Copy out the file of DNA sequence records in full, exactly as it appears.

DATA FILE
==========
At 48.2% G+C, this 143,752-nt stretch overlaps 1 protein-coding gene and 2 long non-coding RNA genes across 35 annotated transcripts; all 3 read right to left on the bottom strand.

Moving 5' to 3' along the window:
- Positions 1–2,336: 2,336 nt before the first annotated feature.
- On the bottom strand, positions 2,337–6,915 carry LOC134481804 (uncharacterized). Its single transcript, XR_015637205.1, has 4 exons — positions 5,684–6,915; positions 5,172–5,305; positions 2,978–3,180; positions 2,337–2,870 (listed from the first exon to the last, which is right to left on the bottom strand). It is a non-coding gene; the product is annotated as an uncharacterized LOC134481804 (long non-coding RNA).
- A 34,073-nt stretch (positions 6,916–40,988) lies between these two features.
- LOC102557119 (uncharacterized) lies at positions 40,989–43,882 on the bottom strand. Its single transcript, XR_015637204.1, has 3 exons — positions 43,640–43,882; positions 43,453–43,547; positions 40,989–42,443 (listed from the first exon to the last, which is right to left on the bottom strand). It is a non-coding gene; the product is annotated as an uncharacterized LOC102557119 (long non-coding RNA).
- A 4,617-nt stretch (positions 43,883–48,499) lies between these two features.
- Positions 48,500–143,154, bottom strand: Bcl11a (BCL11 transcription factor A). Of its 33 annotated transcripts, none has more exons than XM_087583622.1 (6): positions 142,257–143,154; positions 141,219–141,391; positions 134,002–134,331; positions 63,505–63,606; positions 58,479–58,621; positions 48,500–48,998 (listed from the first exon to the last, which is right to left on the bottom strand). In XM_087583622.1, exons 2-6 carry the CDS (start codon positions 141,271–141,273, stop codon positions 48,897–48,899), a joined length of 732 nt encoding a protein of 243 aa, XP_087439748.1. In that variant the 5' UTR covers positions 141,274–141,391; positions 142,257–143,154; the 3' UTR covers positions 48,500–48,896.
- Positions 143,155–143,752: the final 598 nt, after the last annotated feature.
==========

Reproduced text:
At 48.2% G+C, this 143,752-nt stretch overlaps 1 protein-coding gene and 2 long non-coding RNA genes across 35 annotated transcripts; all 3 read right to left on the bottom strand.

Moving 5' to 3' along the window:
- Positions 1–2,336: 2,336 nt before the first annotated feature.
- On the bottom strand, positions 2,337–6,915 carry LOC134481804 (uncharacterized). Its single transcript, XR_015637205.1, has 4 exons — positions 5,684–6,915; positions 5,172–5,305; positions 2,978–3,180; positions 2,337–2,870 (listed from the first exon to the last, which is right to left on the bottom strand). It is a non-coding gene; the product is annotated as an uncharacterized LOC134481804 (long non-coding RNA).
- A 34,073-nt stretch (positions 6,916–40,988) lies between these two features.
- LOC102557119 (uncharacterized) lies at positions 40,989–43,882 on the bottom strand. Its single transcript, XR_015637204.1, has 3 exons — positions 43,640–43,882; positions 43,453–43,547; positions 40,989–42,443 (listed from the first exon to the last, which is right to left on the bottom strand). It is a non-coding gene; the product is annotated as an uncharacterized LOC102557119 (long non-coding RNA).
- A 4,617-nt stretch (positions 43,883–48,499) lies between these two features.
- Positions 48,500–143,154, bottom strand: Bcl11a (BCL11 transcription factor A). Of its 33 annotated transcripts, none has more exons than XM_087583622.1 (6): positions 142,257–143,154; positions 141,219–141,391; positions 134,002–134,331; positions 63,505–63,606; positions 58,479–58,621; positions 48,500–48,998 (listed from the first exon to the last, which is right to left on the bottom strand). In XM_087583622.1, exons 2-6 carry the CDS (start codon positions 141,271–141,273, stop codon positions 48,897–48,899), a joined length of 732 nt encoding a protein of 243 aa, XP_087439748.1. In that variant the 5' UTR covers positions 141,274–141,391; positions 142,257–143,154; the 3' UTR covers positions 48,500–48,896.
- Positions 143,155–143,752: the final 598 nt, after the last annotated feature.